How dramatic should the voices in my narrating be?

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Post by MarcTheReader » June 3rd, 2021, 8:15 pm

I'm reading for a project right now and some of the characters are described to have pretty unique voices. Should I be trying to invent a unique voice for them or should I keep it all fairly uniform? Also worth noting is that it's a group read, so the voice I choose won't be the same in the chapters read by other people.
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Post by annise » June 3rd, 2021, 8:39 pm

View as a listener - I don't think you should over dramatise the parts - save that for the drama groups or solos. If the voices change when reading do it - I don't know anyone who could read the 3 Bears without changing voices for the Bear family but for groups just read naturally.


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Post by mightyfelix » June 4th, 2021, 7:56 am

I'd say it comes down to personal style and preference. If you feel comfortable doing voices and you enjoy it, go for it! If it stresses you out, don't worry about it.

Listeners vary, too. Some listeners love hearing all the different voices. Some are annoyed by them. So do what you enjoy. :)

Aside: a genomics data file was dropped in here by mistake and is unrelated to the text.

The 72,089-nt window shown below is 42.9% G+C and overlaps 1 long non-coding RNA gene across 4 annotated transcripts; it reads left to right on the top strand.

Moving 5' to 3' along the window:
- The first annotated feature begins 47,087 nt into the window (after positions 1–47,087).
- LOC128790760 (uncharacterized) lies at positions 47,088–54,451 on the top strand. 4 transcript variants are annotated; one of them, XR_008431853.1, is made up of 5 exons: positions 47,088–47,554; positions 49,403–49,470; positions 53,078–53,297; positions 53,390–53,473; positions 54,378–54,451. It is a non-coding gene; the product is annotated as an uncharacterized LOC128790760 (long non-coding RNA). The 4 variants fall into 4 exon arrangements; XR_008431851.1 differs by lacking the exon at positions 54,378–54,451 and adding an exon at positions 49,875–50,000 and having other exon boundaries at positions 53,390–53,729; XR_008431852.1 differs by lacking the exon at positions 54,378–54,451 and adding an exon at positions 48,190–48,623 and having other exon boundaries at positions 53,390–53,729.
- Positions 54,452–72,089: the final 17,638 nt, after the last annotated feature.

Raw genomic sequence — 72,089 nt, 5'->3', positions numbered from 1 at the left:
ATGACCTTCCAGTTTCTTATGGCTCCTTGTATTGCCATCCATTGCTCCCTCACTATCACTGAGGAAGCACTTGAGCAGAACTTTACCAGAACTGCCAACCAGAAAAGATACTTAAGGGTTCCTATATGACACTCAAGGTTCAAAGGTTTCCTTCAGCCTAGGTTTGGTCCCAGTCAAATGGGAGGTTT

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Post by ScottinTexas » July 23rd, 2021, 10:23 pm

I came here seeking a similar answer. For me I worry more about giving each character a voice. From my experience of listening to professional audio books, I did appreciate some subtle tone changes for characters. But it is subtle. A guy reading a female character in full falsetto is going to be ridiculous. Just flat reading it all seems like it would not be as engaging.

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Post by schrm » July 26th, 2021, 12:57 am

both is ok!
i just love listening to both styles...
in the one i get the impression that someone really skileld and feeling the text is reading for me, in the other i ften forget that it is a reading and follow the text s much as reading it for myself.
it' really both!

de: sammlung prosa, das geschlecht der zukunft, hoffmann: ostseemärchen
dpl: hoffmann
solo: na prost!

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Post by silverquill » August 2nd, 2021, 6:57 am

Very good perspectives already given.

There are varying approaches, and they are all valid for our purposes.

I would say that unless one is comfortable in doing character voices and can do them well, then go for it. But, poorly done character voices can mar a recording. I think ScottinTexas is on target, in saying that slight variations to indicate characters is a good middle ground approach. As long as we know who is talking, we're fine I think. I'm not good at all with accents and character voices, so I tend not to read those types of books as much.
~ Larry

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